Hundreds of people lined up in the rain at a Georgetown movie theater last night to watch three Canadian films that the Justice Department has decided are "political propaganda" and cannot be shown without a disclaimer declaring that the U.S. government does not approve of them.

Grumbling about federal "intimidation tactics," Justice Department "idiocy" and "blatant efforts to suppress the free flow of information," capacity crowds assembled throughout the evening at the 290-seat Biograph Theatre for four screenings of the documentary films. Two of them are about acid rain; the third, "If You Love This Planet," which has been nominated for an Academy Award, supports a ban on nuclear weapons.

"I find it so infuriating the kind of intimidation tactics the Justice Department is trying to stuff down the throats of the citizens of this country. I would come out here on my last legs," said Ruth Pearl, as she waited to watch the films with her 19-year-old daughter.

Many of those who queued up in the downpour on M Street last night said they would never have heard about or attended the films if the Justice Department, acting under the 1938 Foreign Agents Registration Act, had not ordered that they may not be shown without the disclaimer.

"If you make a ridiculous decision, you change minds. It is so stupid of the Reagan administration, I think it is marvelous," said Ivan Kauffman, who identified himself as a poet who lives on Capitol Hill.

The American Civil Liberties Union, which has announced plans to challenge the decision in court, and several environmental groups took advantage of the government-goes-to-the-movies contretemps last night by holding a prescreening press conference at which the federally prescribed disclaimer was read.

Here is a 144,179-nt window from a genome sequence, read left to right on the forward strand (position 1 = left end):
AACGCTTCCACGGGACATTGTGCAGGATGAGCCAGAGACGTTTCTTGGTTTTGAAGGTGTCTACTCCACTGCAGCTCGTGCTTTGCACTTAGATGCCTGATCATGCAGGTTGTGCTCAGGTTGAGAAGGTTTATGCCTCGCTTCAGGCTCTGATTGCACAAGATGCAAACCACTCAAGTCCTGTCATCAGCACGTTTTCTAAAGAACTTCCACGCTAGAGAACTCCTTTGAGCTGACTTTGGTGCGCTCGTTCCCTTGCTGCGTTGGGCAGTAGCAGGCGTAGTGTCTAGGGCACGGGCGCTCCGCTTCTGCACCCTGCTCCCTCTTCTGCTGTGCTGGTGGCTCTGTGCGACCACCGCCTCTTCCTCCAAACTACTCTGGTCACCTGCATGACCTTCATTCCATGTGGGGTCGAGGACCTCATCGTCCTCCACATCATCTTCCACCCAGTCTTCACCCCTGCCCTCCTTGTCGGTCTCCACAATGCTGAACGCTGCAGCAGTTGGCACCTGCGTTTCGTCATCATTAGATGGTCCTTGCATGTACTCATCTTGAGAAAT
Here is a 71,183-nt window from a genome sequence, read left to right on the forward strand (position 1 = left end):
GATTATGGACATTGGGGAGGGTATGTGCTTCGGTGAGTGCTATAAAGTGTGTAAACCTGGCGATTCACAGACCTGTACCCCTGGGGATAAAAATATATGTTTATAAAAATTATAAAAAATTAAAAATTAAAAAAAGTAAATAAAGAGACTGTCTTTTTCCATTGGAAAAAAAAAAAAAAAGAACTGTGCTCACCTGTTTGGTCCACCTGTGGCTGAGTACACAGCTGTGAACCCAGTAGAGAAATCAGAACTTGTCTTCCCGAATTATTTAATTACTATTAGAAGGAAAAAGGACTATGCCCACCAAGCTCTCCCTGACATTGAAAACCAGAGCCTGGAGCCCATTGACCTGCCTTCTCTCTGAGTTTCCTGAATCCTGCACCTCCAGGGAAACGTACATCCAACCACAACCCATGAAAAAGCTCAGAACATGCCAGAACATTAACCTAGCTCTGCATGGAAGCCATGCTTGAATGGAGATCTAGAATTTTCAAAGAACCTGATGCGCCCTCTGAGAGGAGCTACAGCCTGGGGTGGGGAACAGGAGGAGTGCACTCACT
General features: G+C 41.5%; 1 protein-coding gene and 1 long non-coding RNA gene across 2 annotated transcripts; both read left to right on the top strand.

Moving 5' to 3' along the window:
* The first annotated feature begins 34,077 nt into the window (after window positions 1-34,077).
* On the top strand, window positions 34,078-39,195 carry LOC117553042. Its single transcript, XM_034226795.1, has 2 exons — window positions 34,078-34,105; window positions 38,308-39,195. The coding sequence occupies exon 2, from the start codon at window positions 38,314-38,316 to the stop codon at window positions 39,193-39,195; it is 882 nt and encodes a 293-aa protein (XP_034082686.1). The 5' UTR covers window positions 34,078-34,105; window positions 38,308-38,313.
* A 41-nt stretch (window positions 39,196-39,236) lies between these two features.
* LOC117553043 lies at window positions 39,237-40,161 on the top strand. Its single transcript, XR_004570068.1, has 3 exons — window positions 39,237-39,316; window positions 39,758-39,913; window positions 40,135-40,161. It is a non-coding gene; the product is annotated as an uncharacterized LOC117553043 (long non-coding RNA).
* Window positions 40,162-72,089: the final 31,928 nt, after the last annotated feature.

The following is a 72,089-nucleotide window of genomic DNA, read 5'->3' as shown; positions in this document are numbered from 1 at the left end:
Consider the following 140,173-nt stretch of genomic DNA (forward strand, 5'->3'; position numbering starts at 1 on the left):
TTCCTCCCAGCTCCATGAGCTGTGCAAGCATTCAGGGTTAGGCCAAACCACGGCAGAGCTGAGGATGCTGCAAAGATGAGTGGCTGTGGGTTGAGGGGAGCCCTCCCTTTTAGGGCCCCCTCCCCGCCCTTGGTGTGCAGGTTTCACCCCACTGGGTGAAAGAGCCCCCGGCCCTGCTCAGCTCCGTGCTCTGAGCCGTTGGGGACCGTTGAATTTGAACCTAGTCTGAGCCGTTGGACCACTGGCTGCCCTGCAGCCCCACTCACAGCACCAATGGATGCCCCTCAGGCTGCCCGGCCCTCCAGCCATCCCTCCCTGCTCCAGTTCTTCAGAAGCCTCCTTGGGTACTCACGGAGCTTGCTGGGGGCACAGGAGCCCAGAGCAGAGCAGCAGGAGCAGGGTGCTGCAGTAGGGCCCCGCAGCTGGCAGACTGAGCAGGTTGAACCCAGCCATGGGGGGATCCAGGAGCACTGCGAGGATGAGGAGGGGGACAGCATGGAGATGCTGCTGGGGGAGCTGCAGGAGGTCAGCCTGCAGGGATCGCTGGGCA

"We do not do this to comply with the directive recently handed down by the U.S. Department of Justice," said Leslie Harris, executive director of the National Capital Area ACLU. Harris read the disclaimer, she said, only as a courtesy to the National Film Board of Canada, which produced the films.

Harris invited the audience to "sing along" as she read the disclaimer, which said, in part, that "dissemination reports on this film are filed with the Department of Justice." The audience at the 5 p.m. screening greeted the reading with giggles.

One environmental leader, James H. Cohen, of the Environmental Task Force, put on a black Lone Ranger mask during the press conference to symbolize what he said was the Reagan administration's "consistent efforts to keep the public in the dark by masking information" on acid rain.

The Canadian government has been pressing the Reagan administration, so far unsuccessfully, to adopt more stringent air pollution standards to curb acid rain.

The screenings last night attracted students who said they had come to see the films because they had heard about them from their teachers.

One teacher, Robert Grey, who directs the Presidential Internship Program in Washington for Phillips Exeter Academy in New Hampshire, showed up with a group of students who had been "assigned" to see the films.

"I think this is an important event," Grey said. "Also, I'm outraged at the idiocy of the Justice Department."